Take a closer look at that 401(k)
What would you say if I told you that most Americans have no understanding of how the most valuable thing they own works? Hopefully you would say you do. But according to a 2019 study by Value Penguin, the majority of you reading this would have to admit you don’t.
The study, which surveyed 2,000 Americans, asked its participants if they understood how their 401(k) worked. Only 37 percent responded yes (and if I were guessing, some of those people were lying). With market volatility likely to be right on the horizon, every American with a 401(k) should have a clear understanding of what it is and how it works, and be confident that it is invested in a way that makes the most sense for them.
A 2019 Charles Schwab 401(k) participant study provides even more insight. According to that study, 44 percent of those enrolled in an employer 401(k) have never adjusted how they are invested and have simply allowed the plan’s default allocation to be used. And despite the fact that 95 percent of those same respondents acknowledge they would feel more confident with professional help, only 52 percent believe their 401(k) warrants financial advice.
I myself have had people tell me they know they need to be working with a financial adviser but plan to wait until they actually retire. Frankly, this strategy is the equivalent of waiting until the batter is in the oven to look at the recipe card. In other words, by then the cake is already baked.
As you have probably heard before, time is the largest determining factor on how well the law of compound growth works for your investments. That is why nearly every financial adviser tells you investing early can be the most impactful thing you can do to ensure your retirement goals are met. Probably, second and third are how much you invest and what you invest in.
If you played Candy Crush – or even worse, hooky – when it was time for your annual 401(k) meeting at work, you may not even be aware that you have the ability to adjust how much you contribute from your paycheck into your 401(k) or how those funds are invested. At Stewardship Capital we offer our clients 401(k) management regardless of who their plan is with. Because we work with so many different employer plans we know generally how they are structured and what types of investment options are likely to be available.
For most, a variety of target funds are probably offered. These funds attempt to provide a diversified investment mix based solely on the “target” date of when the fund holder plans to retire. For example a Target 2035 fund would most likely be held by a person in their early 50s hoping to retire around the year 2035. While the simplicity of being invested in a single position has made these funds popular, other factors such as poor performance, high fees and an inability to react to other market conditions such as a global pandemic, these one-size-fits-all funds may not be the most suitable option for many investors.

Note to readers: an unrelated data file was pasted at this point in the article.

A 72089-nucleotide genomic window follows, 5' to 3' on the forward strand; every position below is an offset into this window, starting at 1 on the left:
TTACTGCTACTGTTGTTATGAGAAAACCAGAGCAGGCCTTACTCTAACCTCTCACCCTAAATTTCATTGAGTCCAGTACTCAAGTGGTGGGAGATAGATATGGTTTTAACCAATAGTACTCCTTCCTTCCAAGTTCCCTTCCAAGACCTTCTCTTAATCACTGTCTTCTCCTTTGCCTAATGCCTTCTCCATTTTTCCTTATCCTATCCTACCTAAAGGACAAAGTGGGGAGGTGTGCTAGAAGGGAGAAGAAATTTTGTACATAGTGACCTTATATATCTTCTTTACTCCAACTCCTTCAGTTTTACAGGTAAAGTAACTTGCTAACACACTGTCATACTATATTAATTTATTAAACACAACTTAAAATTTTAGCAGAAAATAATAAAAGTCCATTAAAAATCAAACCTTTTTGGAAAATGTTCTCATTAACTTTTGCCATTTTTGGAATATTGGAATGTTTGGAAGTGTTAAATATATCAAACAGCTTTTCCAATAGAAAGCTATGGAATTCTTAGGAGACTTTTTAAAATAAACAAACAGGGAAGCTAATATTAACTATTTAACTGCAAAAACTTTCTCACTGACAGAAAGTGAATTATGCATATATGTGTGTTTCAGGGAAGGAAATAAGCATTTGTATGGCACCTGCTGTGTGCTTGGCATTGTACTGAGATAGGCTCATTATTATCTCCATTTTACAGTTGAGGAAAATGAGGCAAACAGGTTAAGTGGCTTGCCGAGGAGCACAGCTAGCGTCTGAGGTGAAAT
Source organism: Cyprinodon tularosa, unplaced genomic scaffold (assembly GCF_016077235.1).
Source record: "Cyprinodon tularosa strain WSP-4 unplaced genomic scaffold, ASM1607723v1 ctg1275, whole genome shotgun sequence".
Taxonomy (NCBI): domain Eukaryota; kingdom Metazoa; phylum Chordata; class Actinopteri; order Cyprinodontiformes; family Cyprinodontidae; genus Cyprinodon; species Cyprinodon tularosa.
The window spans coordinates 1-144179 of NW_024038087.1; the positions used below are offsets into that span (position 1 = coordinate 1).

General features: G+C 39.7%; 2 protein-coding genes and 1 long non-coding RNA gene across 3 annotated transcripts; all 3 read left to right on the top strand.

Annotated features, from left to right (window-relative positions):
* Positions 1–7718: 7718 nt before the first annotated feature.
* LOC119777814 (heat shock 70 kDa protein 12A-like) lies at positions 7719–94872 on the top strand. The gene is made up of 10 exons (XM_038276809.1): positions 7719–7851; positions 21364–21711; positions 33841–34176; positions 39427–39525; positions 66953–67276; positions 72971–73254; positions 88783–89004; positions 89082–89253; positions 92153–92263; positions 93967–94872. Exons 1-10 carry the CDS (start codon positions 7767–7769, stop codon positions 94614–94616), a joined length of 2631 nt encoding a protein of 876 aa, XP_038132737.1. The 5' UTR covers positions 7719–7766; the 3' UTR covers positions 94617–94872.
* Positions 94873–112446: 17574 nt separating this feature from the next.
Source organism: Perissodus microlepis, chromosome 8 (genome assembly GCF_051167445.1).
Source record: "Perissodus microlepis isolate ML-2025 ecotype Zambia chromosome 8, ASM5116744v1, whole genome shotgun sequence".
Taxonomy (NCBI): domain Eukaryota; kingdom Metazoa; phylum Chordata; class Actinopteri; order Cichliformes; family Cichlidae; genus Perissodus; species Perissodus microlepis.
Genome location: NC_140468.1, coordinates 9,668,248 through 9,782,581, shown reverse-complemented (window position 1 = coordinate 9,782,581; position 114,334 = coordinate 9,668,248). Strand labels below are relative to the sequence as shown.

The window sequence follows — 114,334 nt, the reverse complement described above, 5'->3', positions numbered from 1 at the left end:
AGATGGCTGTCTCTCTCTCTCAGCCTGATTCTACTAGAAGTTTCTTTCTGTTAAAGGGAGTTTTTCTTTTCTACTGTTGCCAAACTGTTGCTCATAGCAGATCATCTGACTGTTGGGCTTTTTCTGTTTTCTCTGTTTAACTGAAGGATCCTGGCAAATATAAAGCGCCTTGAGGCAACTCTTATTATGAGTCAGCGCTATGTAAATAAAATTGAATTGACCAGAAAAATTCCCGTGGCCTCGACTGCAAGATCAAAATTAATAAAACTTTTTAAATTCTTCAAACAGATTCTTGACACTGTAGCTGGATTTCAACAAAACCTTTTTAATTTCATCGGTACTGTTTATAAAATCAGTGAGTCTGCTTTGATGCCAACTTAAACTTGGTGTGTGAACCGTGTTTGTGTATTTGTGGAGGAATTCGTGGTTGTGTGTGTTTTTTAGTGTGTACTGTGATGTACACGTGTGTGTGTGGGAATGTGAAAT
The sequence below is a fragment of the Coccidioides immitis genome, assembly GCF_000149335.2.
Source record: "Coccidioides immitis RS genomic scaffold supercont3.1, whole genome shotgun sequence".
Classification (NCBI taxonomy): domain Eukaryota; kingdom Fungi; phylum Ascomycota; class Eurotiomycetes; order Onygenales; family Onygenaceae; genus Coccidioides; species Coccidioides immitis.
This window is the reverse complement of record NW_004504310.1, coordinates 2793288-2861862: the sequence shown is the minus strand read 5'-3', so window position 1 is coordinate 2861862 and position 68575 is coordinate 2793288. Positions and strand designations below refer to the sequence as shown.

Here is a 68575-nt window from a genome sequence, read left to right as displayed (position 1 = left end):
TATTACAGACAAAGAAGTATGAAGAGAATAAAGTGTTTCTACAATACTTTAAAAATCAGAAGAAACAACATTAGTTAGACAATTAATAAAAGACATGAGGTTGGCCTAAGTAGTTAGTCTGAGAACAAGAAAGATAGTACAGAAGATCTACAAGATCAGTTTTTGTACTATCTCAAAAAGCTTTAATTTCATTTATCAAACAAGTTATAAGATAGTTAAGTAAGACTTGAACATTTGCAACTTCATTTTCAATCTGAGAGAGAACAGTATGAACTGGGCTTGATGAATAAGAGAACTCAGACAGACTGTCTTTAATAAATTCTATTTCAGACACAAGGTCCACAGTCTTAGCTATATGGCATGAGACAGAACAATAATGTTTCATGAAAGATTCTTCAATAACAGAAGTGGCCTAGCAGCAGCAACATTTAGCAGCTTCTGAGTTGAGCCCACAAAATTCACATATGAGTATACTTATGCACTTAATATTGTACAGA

That is why most 401(k)’s also offer a variety of other investment asset classes that you can choose to invest your money in. While the available funds vary greatly from plan to plan, generally you will see things such as large-cap, mid-cap and small-cap funds, international funds, bond funds, growth-and-value funds, etc. Having your account appropriately invested in a mix of these options based on your personal risk tolerance, market conditions, and time horizon can all help to improve your overall performance and set you up for a better chance at success at retirement.
Since it’s impossible to work through all of the eccentricities of someone’s 401(k) plan in a newspaper article, I would suggest you meet with your plan provider to receive a more detailed explanation of what your investment options are and how your funds are currently invested.
If you are interested in a free analysis of your current 401(k) account contact us at firstname.lastname@example.org we would be happy to set up a short zoom meeting or phone call to provide to you our suggestions for how we think you should have your 401(k) invested based on your specific situation.
(Past performance is no guarantee of future results. The advice is general in nature and not intended for specific situations)
Luke Davis is the director of operations and compliance at Stewardship Capital in Independence.